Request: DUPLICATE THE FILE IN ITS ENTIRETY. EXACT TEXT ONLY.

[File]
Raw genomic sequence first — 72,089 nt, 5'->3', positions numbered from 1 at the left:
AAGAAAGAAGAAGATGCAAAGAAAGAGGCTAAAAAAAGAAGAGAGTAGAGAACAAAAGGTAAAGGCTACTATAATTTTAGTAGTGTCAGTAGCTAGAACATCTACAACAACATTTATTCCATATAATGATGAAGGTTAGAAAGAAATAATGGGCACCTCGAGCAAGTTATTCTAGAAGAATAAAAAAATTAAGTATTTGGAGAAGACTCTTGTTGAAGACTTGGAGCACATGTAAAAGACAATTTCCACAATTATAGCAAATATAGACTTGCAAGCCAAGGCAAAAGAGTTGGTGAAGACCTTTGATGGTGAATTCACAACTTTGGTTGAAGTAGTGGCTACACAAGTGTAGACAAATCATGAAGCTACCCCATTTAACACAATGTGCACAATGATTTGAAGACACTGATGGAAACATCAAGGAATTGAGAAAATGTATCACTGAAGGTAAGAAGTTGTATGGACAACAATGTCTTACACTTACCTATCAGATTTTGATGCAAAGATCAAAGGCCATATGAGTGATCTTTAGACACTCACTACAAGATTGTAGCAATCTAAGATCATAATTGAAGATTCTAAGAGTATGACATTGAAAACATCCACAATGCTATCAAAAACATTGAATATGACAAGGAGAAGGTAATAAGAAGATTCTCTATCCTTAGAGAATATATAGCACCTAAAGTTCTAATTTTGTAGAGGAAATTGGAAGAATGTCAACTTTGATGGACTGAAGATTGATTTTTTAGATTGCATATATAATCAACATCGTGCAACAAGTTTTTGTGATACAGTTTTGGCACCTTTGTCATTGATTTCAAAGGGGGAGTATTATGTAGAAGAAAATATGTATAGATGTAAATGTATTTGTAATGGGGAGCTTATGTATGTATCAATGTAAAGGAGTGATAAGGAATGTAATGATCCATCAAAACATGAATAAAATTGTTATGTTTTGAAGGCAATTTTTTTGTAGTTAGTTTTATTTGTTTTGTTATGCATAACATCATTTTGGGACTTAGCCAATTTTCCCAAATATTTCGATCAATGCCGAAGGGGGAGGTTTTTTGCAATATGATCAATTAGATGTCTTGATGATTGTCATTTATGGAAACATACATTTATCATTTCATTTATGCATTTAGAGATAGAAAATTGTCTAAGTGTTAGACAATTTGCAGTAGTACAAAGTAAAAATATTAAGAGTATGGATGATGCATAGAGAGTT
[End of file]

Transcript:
Raw genomic sequence first — 72,089 nt, 5'->3', positions numbered from 1 at the left:
AAGAAAGAAGAAGATGCAAAGAAAGAGGCTAAAAAAAGAAGAGAGTAGAGAACAAAAGGTAAAGGCTACTATAATTTTAGTAGTGTCAGTAGCTAGAACATCTACAACAACATTTATTCCATATAATGATGAAGGTTAGAAAGAAATAATGGGCACCTCGAGCAAGTTATTCTAGAAGAATAAAAAAATTAAGTATTTGGAGAAGACTCTTGTTGAAGACTTGGAGCACATGTAAAAGACAATTTCCACAATTATAGCAAATATAGACTTGCAAGCCAAGGCAAAAGAGTTGGTGAAGACCTTTGATGGTGAATTCACAACTTTGGTTGAAGTAGTGGCTACACAAGTGTAGACAAATCATGAAGCTACCCCATTTAACACAATGTGCACAATGATTTGAAGACACTGATGGAAACATCAAGGAATTGAGAAAATGTATCACTGAAGGTAAGAAGTTGTATGGACAACAATGTCTTACACTTACCTATCAGATTTTGATGCAAAGATCAAAGGCCATATGAGTGATCTTTAGACACTCACTACAAGATTGTAGCAATCTAAGATCATAATTGAAGATTCTAAGAGTATGACATTGAAAACATCCACAATGCTATCAAAAACATTGAATATGACAAGGAGAAGGTAATAAGAAGATTCTCTATCCTTAGAGAATATATAGCACCTAAAGTTCTAATTTTGTAGAGGAAATTGGAAGAATGTCAACTTTGATGGACTGAAGATTGATTTTTTAGATTGCATATATAATCAACATCGTGCAACAAGTTTTTGTGATACAGTTTTGGCACCTTTGTCATTGATTTCAAAGGGGGAGTATTATGTAGAAGAAAATATGTATAGATGTAAATGTATTTGTAATGGGGAGCTTATGTATGTATCAATGTAAAGGAGTGATAAGGAATGTAATGATCCATCAAAACATGAATAAAATTGTTATGTTTTGAAGGCAATTTTTTTGTAGTTAGTTTTATTTGTTTTGTTATGCATAACATCATTTTGGGACTTAGCCAATTTTCCCAAATATTTCGATCAATGCCGAAGGGGGAGGTTTTTTGCAATATGATCAATTAGATGTCTTGATGATTGTCATTTATGGAAACATACATTTATCATTTCATTTATGCATTTAGAGATAGAAAATTGTCTAAGTGTTAGACAATTTGCAGTAGTACAAAGTAAAAATATTAAGAGTATGGATGATGCATAGAGAGTT